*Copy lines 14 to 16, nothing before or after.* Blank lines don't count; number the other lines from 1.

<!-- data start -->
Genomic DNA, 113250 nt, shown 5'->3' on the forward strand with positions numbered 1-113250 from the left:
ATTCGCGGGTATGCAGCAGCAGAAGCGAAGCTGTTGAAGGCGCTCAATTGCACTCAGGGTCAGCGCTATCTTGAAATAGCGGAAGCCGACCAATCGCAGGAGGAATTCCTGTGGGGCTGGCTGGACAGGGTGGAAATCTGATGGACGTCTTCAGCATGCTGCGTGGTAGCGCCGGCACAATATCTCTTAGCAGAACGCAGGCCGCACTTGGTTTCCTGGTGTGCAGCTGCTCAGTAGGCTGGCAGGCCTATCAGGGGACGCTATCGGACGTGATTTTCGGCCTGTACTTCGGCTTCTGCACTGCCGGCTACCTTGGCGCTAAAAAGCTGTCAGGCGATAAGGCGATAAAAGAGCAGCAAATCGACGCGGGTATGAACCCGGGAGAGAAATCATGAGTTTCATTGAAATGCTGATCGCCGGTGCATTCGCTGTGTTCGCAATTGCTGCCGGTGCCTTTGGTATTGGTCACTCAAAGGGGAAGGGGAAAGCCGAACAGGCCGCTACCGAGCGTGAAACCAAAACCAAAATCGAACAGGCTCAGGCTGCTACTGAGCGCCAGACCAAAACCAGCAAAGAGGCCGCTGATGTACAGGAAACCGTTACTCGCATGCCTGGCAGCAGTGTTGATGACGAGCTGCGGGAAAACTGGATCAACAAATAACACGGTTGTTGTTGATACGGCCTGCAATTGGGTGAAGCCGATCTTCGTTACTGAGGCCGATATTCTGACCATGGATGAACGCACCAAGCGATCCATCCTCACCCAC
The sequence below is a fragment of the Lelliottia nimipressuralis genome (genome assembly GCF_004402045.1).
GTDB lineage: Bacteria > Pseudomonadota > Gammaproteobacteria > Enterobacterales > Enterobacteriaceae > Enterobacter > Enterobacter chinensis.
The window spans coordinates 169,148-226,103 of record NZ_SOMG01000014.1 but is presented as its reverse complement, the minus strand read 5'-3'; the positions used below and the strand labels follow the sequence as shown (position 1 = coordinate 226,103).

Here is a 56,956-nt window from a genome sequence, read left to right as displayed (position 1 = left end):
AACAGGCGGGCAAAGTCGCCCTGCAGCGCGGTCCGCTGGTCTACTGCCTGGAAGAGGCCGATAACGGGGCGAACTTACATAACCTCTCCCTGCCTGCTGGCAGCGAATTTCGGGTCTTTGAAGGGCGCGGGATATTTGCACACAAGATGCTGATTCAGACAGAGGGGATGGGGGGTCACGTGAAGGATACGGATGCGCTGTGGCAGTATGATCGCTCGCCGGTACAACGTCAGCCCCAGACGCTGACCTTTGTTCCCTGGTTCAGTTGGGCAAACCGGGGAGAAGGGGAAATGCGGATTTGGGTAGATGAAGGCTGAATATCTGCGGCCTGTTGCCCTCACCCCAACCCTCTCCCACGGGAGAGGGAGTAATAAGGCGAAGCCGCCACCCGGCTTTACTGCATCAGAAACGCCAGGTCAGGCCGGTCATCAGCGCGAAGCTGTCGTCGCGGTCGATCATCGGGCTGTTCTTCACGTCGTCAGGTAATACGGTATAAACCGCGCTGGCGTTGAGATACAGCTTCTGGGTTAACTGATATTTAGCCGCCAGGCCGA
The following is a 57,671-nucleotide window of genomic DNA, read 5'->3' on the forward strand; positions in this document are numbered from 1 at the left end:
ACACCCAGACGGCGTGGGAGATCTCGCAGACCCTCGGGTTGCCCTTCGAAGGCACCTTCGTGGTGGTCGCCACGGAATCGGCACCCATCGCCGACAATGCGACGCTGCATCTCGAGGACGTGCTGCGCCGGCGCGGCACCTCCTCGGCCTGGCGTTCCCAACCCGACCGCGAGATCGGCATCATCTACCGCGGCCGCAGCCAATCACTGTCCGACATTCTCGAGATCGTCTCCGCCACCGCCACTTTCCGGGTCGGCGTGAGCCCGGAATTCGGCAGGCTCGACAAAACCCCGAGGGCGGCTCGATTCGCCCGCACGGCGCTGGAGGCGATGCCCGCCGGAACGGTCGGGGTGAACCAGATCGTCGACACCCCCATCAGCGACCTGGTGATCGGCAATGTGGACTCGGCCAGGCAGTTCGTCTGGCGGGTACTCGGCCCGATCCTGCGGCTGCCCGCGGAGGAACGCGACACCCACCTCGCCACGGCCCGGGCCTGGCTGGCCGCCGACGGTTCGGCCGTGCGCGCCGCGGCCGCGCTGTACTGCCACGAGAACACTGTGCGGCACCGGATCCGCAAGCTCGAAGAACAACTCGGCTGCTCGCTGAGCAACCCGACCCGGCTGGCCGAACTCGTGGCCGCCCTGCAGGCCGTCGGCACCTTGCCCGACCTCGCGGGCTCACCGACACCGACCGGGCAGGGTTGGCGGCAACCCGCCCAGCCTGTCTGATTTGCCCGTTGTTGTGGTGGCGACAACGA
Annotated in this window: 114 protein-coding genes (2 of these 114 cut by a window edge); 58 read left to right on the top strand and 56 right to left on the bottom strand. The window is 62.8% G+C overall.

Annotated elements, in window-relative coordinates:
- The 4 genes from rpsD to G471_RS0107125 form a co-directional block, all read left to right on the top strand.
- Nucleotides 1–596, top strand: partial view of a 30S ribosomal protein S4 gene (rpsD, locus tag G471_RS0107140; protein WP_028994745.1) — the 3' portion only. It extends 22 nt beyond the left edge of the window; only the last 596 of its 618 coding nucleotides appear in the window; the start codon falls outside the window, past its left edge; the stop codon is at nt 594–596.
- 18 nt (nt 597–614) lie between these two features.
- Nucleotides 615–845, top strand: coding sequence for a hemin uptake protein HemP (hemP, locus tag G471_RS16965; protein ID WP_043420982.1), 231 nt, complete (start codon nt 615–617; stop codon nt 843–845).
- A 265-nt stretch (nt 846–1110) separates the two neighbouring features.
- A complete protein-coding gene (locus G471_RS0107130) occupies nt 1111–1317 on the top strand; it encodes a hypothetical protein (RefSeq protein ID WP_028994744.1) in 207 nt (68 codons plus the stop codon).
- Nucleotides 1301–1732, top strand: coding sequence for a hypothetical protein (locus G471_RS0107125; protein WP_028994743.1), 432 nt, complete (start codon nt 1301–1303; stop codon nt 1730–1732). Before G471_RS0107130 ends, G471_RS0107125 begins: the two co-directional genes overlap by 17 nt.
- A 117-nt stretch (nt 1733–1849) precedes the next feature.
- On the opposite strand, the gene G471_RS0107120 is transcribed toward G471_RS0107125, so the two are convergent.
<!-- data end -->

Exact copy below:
- 18 nt (nt 597–614) lie between these two features.
- Nucleotides 615–845, top strand: coding sequence for a hemin uptake protein HemP (hemP, locus tag G471_RS16965; protein ID WP_043420982.1), 231 nt, complete (start codon nt 615–617; stop codon nt 843–845).
- A 265-nt stretch (nt 846–1110) separates the two neighbouring features.